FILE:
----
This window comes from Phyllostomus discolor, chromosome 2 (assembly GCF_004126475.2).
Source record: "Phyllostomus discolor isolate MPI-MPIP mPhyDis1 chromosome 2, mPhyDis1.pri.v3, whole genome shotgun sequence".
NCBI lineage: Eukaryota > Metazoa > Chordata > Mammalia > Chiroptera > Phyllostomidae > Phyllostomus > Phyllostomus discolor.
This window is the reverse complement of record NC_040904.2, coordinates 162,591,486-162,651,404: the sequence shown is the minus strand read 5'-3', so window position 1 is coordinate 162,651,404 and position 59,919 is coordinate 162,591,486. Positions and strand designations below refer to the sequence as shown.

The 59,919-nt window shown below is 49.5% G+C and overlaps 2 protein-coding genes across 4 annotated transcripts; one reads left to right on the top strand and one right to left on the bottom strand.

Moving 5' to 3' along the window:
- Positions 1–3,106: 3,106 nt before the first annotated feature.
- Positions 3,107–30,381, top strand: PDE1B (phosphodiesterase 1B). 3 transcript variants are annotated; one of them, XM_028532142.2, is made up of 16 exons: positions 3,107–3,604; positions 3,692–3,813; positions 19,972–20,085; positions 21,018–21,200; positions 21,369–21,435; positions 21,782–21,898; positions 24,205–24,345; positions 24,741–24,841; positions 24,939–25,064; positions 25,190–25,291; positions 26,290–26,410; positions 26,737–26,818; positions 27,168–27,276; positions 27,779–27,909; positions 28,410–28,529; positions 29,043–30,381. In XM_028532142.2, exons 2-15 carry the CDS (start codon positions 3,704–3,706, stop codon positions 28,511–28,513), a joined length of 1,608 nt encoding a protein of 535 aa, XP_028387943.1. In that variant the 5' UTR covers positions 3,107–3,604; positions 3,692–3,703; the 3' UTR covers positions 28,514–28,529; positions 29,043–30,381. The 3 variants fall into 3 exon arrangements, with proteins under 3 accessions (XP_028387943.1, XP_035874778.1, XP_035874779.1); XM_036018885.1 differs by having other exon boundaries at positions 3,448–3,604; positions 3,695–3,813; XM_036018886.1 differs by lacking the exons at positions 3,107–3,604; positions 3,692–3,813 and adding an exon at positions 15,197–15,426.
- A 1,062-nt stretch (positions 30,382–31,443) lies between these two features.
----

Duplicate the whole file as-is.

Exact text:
This window comes from Phyllostomus discolor, chromosome 2 (assembly GCF_004126475.2).
Source record: "Phyllostomus discolor isolate MPI-MPIP mPhyDis1 chromosome 2, mPhyDis1.pri.v3, whole genome shotgun sequence".
NCBI lineage: Eukaryota > Metazoa > Chordata > Mammalia > Chiroptera > Phyllostomidae > Phyllostomus > Phyllostomus discolor.
This window is the reverse complement of record NC_040904.2, coordinates 162,591,486-162,651,404: the sequence shown is the minus strand read 5'-3', so window position 1 is coordinate 162,651,404 and position 59,919 is coordinate 162,591,486. Positions and strand designations below refer to the sequence as shown.

The 59,919-nt window shown below is 49.5% G+C and overlaps 2 protein-coding genes across 4 annotated transcripts; one reads left to right on the top strand and one right to left on the bottom strand.

Moving 5' to 3' along the window:
- Positions 1–3,106: 3,106 nt before the first annotated feature.
- Positions 3,107–30,381, top strand: PDE1B (phosphodiesterase 1B). 3 transcript variants are annotated; one of them, XM_028532142.2, is made up of 16 exons: positions 3,107–3,604; positions 3,692–3,813; positions 19,972–20,085; positions 21,018–21,200; positions 21,369–21,435; positions 21,782–21,898; positions 24,205–24,345; positions 24,741–24,841; positions 24,939–25,064; positions 25,190–25,291; positions 26,290–26,410; positions 26,737–26,818; positions 27,168–27,276; positions 27,779–27,909; positions 28,410–28,529; positions 29,043–30,381. In XM_028532142.2, exons 2-15 carry the CDS (start codon positions 3,704–3,706, stop codon positions 28,511–28,513), a joined length of 1,608 nt encoding a protein of 535 aa, XP_028387943.1. In that variant the 5' UTR covers positions 3,107–3,604; positions 3,692–3,703; the 3' UTR covers positions 28,514–28,529; positions 29,043–30,381. The 3 variants fall into 3 exon arrangements, with proteins under 3 accessions (XP_028387943.1, XP_035874778.1, XP_035874779.1); XM_036018885.1 differs by having other exon boundaries at positions 3,448–3,604; positions 3,695–3,813; XM_036018886.1 differs by lacking the exons at positions 3,107–3,604; positions 3,692–3,813 and adding an exon at positions 15,197–15,426.
- A 1,062-nt stretch (positions 30,382–31,443) lies between these two features.